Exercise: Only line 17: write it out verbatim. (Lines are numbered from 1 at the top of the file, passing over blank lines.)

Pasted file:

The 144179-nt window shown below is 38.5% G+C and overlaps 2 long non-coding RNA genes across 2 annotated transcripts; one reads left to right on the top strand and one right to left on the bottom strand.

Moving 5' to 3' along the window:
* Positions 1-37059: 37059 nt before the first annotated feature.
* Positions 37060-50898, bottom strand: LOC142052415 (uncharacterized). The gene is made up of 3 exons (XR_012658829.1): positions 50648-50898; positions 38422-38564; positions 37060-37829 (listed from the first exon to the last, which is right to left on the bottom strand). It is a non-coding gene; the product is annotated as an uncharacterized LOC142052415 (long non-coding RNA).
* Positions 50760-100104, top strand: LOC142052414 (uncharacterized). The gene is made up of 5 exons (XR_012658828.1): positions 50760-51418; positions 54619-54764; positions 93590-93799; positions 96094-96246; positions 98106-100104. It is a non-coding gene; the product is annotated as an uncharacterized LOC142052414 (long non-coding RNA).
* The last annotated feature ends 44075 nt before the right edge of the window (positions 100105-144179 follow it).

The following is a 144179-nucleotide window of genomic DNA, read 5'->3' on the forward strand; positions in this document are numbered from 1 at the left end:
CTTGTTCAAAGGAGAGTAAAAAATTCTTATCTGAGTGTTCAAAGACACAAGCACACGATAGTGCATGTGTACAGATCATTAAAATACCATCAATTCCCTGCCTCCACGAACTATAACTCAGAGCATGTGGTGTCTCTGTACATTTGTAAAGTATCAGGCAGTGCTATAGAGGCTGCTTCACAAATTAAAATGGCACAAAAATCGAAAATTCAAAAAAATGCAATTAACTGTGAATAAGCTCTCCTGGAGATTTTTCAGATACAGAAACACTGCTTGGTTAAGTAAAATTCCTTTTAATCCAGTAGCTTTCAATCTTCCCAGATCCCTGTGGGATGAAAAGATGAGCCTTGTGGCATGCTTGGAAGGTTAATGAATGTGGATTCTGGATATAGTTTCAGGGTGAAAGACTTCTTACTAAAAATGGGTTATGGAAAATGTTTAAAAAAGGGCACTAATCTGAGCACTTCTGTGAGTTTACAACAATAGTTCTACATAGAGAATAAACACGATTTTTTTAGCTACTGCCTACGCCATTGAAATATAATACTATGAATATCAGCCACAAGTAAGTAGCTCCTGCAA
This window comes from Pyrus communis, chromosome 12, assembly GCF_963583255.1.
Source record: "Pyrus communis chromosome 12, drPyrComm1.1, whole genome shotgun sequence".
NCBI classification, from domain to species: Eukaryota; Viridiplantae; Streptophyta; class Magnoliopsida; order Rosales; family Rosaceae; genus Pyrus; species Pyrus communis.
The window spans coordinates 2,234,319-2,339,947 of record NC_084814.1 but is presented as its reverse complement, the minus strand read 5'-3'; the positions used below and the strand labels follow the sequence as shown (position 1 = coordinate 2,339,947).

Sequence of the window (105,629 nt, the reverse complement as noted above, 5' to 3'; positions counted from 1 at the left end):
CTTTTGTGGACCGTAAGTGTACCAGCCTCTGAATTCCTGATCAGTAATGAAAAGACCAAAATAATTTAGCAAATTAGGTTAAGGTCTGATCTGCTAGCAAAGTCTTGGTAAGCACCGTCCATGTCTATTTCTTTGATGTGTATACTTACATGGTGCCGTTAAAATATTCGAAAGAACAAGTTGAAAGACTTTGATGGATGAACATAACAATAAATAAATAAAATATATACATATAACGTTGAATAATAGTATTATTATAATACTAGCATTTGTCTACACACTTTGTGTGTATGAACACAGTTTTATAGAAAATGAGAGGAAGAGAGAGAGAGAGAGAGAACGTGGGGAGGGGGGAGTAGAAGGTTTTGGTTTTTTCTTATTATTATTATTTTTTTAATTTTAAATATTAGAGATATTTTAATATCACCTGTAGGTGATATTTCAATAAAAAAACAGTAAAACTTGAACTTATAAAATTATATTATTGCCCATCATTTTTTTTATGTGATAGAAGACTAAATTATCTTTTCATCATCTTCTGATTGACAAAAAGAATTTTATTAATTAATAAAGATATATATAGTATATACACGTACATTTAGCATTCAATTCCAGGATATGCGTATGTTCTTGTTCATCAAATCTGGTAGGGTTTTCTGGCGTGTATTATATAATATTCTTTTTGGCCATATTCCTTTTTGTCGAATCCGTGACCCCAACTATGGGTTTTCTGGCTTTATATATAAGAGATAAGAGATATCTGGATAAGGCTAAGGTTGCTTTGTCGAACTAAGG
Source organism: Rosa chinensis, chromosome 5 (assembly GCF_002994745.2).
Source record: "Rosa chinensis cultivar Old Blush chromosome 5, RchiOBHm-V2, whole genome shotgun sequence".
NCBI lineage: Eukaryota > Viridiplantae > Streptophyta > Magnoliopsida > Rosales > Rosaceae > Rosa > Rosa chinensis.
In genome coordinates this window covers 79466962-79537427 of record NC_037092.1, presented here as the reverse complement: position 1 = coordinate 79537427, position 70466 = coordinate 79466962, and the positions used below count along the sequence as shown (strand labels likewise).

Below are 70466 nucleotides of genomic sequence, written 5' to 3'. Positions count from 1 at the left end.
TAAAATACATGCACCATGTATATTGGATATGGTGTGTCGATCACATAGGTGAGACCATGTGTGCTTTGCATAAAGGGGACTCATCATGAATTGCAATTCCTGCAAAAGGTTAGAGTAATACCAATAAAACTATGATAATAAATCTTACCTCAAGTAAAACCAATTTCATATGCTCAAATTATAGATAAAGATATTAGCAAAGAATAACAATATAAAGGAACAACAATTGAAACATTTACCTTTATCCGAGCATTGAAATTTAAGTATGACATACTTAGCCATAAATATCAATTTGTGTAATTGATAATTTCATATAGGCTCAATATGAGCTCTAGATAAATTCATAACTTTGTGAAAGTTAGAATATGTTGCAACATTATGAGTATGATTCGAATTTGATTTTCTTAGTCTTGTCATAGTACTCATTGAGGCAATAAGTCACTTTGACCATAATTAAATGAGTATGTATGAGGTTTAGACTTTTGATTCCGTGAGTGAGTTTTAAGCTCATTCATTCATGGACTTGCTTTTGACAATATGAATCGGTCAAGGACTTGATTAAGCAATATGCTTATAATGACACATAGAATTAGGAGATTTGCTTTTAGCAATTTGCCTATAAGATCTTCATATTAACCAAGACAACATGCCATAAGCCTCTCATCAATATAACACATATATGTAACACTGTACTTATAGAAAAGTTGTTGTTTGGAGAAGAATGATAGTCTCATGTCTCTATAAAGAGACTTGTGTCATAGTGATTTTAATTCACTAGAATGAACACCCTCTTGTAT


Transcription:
NCBI lineage: Eukaryota > Viridiplantae > Streptophyta > Magnoliopsida > Rosales > Rosaceae > Rosa > Rosa chinensis.